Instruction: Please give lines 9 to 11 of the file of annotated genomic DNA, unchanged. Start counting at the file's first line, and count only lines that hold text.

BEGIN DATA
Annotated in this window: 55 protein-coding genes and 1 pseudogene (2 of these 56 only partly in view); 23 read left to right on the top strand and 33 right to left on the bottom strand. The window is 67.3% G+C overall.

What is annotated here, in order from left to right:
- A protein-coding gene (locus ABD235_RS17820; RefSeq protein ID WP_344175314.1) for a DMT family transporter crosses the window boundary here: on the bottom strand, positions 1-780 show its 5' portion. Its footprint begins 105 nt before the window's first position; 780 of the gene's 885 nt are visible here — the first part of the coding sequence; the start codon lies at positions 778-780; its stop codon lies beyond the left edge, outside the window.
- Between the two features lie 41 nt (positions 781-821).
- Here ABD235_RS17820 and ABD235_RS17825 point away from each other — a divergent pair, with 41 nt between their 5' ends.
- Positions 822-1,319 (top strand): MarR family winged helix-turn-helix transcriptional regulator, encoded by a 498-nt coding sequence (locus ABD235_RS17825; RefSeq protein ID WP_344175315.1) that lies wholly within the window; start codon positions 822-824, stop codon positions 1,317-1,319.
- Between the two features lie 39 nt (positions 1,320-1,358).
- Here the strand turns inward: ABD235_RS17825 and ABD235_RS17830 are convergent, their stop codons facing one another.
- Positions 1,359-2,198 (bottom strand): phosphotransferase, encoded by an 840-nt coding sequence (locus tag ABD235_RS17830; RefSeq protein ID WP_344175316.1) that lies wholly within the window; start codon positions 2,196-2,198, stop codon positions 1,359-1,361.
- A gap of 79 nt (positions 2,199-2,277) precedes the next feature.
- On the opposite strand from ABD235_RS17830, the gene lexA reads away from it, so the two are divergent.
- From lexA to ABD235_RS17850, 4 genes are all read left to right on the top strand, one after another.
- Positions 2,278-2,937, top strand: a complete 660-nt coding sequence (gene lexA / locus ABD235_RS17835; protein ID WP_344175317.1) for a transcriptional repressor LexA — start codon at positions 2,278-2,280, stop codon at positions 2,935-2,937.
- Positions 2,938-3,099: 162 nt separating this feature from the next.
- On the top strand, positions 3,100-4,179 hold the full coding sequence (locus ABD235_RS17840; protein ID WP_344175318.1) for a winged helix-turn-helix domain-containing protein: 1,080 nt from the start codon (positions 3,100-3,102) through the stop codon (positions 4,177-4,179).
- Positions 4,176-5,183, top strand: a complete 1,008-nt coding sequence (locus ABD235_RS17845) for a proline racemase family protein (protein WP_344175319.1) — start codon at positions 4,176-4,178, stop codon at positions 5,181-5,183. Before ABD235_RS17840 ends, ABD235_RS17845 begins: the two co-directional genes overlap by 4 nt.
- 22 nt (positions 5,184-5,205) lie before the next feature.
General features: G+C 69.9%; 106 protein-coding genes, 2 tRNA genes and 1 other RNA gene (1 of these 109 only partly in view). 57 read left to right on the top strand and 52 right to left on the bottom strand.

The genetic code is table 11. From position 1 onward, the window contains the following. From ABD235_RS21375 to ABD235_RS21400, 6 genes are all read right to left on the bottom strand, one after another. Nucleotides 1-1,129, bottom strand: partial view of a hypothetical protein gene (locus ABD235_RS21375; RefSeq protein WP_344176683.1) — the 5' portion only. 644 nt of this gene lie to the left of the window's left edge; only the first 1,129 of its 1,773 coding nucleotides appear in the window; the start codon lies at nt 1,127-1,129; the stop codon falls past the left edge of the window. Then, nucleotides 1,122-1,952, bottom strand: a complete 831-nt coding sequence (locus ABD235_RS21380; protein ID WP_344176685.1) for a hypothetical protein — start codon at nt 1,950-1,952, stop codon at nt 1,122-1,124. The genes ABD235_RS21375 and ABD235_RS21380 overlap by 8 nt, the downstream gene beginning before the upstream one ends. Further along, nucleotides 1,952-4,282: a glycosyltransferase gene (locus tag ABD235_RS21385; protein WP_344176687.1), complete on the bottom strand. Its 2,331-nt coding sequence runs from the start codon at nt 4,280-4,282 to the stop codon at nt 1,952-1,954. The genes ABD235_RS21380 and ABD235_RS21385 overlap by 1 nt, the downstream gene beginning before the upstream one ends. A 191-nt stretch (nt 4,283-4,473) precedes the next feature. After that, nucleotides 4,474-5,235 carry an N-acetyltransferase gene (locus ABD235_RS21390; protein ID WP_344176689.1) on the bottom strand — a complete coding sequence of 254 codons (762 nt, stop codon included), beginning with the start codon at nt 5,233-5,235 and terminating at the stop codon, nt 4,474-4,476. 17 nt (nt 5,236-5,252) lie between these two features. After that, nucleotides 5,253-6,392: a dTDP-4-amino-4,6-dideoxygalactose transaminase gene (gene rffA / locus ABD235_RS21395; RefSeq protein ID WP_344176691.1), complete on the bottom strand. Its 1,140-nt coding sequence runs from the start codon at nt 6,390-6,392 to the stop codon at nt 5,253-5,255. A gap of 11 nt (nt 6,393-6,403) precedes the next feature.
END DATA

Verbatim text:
- Positions 1,359-2,198 (bottom strand): phosphotransferase, encoded by an 840-nt coding sequence (locus tag ABD235_RS17830; RefSeq protein ID WP_344175316.1) that lies wholly within the window; start codon positions 2,196-2,198, stop codon positions 1,359-1,361.
- A gap of 79 nt (positions 2,199-2,277) precedes the next feature.
- On the opposite strand from ABD235_RS17830, the gene lexA reads away from it, so the two are divergent.